Reusable pads – an environmental choice.
There are a number of problems associated with the production, packaging and disposal of disposable feminine hygiene products. At Wemoon we believe that the cost to our environment of these products is simply too great. The sheer quantity of precious resources, the magnitude of the resulting waste, and the threat to the environment of the chemicals used in the industry are our main areas of concern.
“Disposable” sanitary waste clogs sewers and landfill
Did you know?
An average woman throws away 10 – 15,000 tampons, pads and applicators in her lifetime. The great majority of these are sent to landfills, or pass through sewage treatment plants and end up in the oceans, choking fish and washing up on beaches 1.
In the US and Canada over 12 billion sanitary pads and tampons are “disposed of” each year. In Australia and New Zealand the figure is well over 700 million tampons and 1 billion pads and every single day in the UK, approximately 2.5 million tampons, 1.4 million sanitary towels and 0.7 million panty liners are flushed down the toilet 2. That’s an awful lot!
Using reusable pads gives you the great feeling that you are no longer contributing to these statistics but playing your part in reducing the pollution of our planet.
Over use of our precious natural resources
Did you know? Tampons are made from either cotton, or a mixture of cotton and rayon. The use of cotton raises issues of fair trade, pesticide use and genetic modification 2,3. No less than 170 insecticides are registered for use on cotton crops, and the bleaching process for cotton involves formaldehyde, which has its own share of unpleasant effects on the planet.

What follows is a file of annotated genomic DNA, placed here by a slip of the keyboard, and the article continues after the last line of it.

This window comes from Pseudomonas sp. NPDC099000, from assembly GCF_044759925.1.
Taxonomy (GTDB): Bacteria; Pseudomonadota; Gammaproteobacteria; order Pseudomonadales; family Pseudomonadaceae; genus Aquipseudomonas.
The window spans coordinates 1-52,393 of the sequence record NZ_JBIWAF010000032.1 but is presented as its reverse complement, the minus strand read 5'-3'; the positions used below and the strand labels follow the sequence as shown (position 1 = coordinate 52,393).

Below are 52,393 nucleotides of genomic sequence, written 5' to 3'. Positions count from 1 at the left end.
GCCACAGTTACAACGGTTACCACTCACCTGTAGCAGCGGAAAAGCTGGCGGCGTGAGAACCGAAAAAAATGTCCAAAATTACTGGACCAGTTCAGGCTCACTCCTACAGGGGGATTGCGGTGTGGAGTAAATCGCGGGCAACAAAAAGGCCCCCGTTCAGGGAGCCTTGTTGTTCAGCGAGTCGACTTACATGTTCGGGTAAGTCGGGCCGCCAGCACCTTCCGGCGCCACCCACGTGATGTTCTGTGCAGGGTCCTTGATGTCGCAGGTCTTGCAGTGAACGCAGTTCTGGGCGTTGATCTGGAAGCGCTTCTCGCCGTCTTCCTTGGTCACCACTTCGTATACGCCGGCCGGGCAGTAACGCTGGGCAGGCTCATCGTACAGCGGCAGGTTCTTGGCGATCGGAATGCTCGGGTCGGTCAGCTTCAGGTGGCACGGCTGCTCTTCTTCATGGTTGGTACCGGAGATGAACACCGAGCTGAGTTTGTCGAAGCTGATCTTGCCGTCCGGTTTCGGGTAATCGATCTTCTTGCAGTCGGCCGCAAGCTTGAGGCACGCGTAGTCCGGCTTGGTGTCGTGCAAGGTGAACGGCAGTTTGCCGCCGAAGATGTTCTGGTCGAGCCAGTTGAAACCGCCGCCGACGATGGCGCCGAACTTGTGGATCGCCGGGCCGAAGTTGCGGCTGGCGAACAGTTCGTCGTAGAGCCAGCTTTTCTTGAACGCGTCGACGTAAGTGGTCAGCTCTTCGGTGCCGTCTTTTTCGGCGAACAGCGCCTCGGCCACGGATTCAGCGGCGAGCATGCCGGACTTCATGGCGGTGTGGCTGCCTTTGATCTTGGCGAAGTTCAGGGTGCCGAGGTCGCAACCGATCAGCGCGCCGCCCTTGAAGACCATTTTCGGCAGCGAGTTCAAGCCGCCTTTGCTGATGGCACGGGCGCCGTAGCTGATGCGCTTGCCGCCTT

Disposable sanitary towels and panty liners are also made mostly from heavily bleached wood pulp from wood pulp from our ever-decreasing forests. The world’s forests are also the lungs of the planet, performing a vital role in converting carbon dioxide back into oxygen. The overuse of paper products and the constant demand for wood pulp is a serious threat to the well-being of the planet’s eco-system.
Dioxin and related chemicals pose a serious environmental threat.
Did you know? In order to promote the whiter-than-white, sterile image disposable feminine hygiene products are heavily bleached and treated. Elemental chlorine gas has been a common bleaching agent. This is a source of dioxin, a known human carcinogen. 4 Dioxin is 70,000 times more lethal than arsenic and next to plutonium the most toxic substance known to humans. Since an environmental campaign in Great Britain persuaded UK manufacturers to change the bleaching method many now use either chlorine dioxide or hydrogen peroxide. As a result of this and reduced use of chlorine in other processes, dioxin levels in the environment are tending to fall.
However, dioxins are still occasionally detectable, in trace amounts, in mill effluents and pulp.5
The Wemoon Way
Using Wemoon reusable pads you can actually contribute positively to the eco-balance. Menstrual blood has been know for centuries as a powerful source of valuable nutrient. We recommend that you soak your pads before washing and return your pad-soaking water to the soil, giving much-needed nutrients back to Mother Nature.
Disposable, organic, unbleached, rayon-free tampons and chemical-free pads have become available in recent years, and we applaud this addition to the market. If you decide to choose disposable menstrual products for full-time or occasional use, we recommend you consider these more environmentally responsible options.
Wemoon pads are packaged in cellophane bags. Cellophane is derived from plants. Unlike plastic you can tear it by hand and is 100% biodegradable.
The labels are 100% recycled paper and we use 100% recycled for all paperwork in our office.
1. According to the US Center for Marine Conservation, over 170,000 tampon applicators were collected along U.S. coastal areas between 1998 and 1999.
2. World Health Organisation Factsheet No 225, ‘Dioxins and Their Effects on Human Health’ June 1999
3. US Food & Drug Administration, ‘Tampons and Asbestos, Dioxin & Toxic Shock Syndrome’; July 1999